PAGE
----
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Honors By Contract

What is Honors by Contract?

The Honors-by-Contract (HBC) course option is a mechanism for Honors students to explore a specialized area of interest, and to do so at an Honors level, even if an Honors course is not being offered in that particular subject.

Within the framework of a traditional (non-honors) course, the student and professor together agree to a set of enhancements that raise the demands placed on the student to the Honors level. (Note: the extra level of work is not necessarily the amount of work, but the overall level and depth of work that will be conducted as part of the course enhancement.)

Proposed enhancements should address at least two of the three pillars of the Honors program curriculum, bringing depth to the students’ critical thinking, communication skills, and disciplinary connections of topics introduced in, or substantively linked to, the traditional course in which the student is enrolled.

For a course to be considered for HBC status, the student must submit a proposal for evaluation by the Honors Program Coordinator.

How many HBCs can I use towards my Honors Program?

Students are allowed to count up to two Honors-By-Contract units towards the completion of the Honors requirements. An HBC course enhancement must be at the 200-level or above.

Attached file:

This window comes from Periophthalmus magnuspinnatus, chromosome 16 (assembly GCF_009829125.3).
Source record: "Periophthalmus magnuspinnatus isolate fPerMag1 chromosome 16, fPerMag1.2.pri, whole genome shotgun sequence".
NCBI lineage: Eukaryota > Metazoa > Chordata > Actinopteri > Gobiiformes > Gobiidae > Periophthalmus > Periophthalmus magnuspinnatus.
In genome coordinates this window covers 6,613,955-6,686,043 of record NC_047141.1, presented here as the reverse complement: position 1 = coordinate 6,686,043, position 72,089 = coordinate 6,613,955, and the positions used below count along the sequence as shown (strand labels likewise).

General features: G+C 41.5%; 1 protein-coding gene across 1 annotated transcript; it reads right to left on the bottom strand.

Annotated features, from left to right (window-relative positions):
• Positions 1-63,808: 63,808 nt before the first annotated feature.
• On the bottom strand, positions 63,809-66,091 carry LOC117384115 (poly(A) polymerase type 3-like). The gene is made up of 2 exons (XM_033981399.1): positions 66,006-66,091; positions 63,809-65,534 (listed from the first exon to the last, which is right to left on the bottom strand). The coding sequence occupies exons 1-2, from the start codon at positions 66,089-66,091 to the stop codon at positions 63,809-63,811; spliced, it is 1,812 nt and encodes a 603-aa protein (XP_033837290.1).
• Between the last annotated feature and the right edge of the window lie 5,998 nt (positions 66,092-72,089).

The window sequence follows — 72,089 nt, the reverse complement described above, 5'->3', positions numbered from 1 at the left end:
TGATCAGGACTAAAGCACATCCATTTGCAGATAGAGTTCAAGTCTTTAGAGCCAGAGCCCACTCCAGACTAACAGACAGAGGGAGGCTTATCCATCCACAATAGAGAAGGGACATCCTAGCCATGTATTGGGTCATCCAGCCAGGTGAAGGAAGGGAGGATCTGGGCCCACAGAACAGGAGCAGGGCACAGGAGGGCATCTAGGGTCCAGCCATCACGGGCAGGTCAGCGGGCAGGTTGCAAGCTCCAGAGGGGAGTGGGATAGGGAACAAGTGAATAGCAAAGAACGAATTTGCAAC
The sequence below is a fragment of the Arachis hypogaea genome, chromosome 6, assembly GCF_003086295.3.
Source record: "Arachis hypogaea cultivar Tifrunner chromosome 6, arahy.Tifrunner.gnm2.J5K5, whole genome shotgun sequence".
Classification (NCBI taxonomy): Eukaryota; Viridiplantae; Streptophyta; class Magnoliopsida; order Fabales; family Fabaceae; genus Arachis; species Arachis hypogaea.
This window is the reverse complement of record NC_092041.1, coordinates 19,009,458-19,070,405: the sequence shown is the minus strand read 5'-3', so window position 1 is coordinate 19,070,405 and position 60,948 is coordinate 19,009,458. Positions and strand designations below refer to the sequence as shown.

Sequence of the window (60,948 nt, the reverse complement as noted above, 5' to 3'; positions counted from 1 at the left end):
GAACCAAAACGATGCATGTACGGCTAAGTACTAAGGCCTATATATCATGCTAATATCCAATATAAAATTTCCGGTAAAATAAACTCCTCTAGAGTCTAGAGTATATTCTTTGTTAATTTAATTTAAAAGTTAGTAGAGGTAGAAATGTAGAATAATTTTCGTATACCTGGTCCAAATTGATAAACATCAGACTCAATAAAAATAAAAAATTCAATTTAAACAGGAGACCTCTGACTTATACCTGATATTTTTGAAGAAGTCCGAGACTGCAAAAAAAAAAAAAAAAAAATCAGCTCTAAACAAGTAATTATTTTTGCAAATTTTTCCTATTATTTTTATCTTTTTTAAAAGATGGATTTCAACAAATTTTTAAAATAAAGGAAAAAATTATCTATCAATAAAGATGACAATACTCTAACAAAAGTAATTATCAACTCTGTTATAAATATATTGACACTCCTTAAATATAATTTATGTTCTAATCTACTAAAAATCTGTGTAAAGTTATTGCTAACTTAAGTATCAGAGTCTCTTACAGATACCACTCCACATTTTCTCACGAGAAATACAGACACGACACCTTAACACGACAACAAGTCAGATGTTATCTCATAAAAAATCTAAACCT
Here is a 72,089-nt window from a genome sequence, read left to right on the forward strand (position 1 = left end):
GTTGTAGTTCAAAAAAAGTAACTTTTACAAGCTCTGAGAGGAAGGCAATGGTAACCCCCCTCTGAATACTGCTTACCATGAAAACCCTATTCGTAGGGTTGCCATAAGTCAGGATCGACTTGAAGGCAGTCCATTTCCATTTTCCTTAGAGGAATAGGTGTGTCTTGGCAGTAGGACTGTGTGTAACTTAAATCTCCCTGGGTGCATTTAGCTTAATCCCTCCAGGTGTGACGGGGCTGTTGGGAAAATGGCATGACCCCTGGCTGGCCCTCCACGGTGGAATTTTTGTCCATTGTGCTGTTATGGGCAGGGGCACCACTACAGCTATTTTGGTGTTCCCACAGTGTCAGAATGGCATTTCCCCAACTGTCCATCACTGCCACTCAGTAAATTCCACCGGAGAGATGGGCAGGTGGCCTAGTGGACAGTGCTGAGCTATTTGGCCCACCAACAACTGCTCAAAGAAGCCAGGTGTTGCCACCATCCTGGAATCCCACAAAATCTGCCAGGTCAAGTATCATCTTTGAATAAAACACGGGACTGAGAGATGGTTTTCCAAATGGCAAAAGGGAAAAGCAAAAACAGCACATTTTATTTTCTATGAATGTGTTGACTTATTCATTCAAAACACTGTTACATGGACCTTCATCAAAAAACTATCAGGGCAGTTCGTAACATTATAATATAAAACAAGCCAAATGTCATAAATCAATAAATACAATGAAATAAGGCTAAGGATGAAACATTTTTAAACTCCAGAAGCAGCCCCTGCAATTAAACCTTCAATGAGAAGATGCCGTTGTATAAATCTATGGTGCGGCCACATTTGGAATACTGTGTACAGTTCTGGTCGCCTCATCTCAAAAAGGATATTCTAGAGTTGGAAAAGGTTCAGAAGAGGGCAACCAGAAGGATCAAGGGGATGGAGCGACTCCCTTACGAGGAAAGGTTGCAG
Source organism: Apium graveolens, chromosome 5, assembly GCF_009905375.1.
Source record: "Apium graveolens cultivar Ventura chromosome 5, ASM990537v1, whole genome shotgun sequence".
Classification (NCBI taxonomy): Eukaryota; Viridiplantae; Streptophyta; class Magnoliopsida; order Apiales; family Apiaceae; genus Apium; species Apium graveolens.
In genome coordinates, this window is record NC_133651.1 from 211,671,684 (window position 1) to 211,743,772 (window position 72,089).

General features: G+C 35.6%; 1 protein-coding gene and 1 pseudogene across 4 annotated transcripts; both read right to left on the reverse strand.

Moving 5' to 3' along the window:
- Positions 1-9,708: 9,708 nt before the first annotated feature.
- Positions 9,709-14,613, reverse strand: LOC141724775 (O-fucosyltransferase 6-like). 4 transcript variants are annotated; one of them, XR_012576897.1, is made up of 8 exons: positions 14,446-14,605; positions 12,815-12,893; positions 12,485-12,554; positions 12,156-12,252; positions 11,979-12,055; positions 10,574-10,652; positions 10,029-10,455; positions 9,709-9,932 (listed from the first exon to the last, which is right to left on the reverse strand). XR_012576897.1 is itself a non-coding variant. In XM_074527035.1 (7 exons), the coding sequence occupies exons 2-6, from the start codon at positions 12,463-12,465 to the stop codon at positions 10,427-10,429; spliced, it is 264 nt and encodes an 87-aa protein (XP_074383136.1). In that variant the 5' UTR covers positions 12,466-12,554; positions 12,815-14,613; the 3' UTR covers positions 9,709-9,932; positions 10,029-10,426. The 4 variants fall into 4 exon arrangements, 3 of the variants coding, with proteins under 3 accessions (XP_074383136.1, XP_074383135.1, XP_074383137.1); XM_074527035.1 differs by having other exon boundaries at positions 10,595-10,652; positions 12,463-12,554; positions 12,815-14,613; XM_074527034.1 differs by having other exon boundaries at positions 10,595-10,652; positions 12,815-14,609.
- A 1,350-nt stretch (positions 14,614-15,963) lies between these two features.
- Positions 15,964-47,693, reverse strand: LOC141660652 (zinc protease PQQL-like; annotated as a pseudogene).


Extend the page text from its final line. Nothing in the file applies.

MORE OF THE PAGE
Steps to Submitting a Proposal

Step 1– Meet with your professor. If an Honors student is interested in doing an Honors-By-Contract, the first step is to meet with the professor to see if it is feasible and if the professor is willing. Ideally, if the student knows the professor, this meeting should occur before the semester begins, but in all cases, the initial conversation should begin by the first week of the semester for a full semester course. If the course is being taken during Winter or Summer Session, all discussions must happen in advance. Typically, full-time, and not adjunct, faculty supervise an Honors-By-Contract; however, exceptions will be considered on a case-by-case basis.  To request an exception, students must make a clear and compelling case in their proposal for an exception.

Step 2– Develop the enhancement proposal. Next, the student and the professor together should come up with a plan for the student’s independent learning or research. The plan should include 1) the specific area(s) to be investigated and/or studied, 2) activities and/or methods to be carried out, 3) a tentative meeting and work schedule, with due dates for HBC milestones, and 4) a detailed description of the final product(s) that will be submitted for assessment. Examples of HBC course products might include: an in-class presentation/lecture, course materials, a report, experimental results, or a creative/scholarly work.  Please note that for proposal assessment, a detailed description of each product should be included.

Step 3– Prepare a draft of the HBC course enhancement proposal. The student (not the professor) prepares an approximately 1-2 page description and submits it to the professor for review. The HBC Course Enhancement proposal should include:

  • a description of the non-honors course– including course overview, topics, and assessment. You will need to upload a copy of the syllabus when you complete the application.
  • a detailed description of the course enhancements,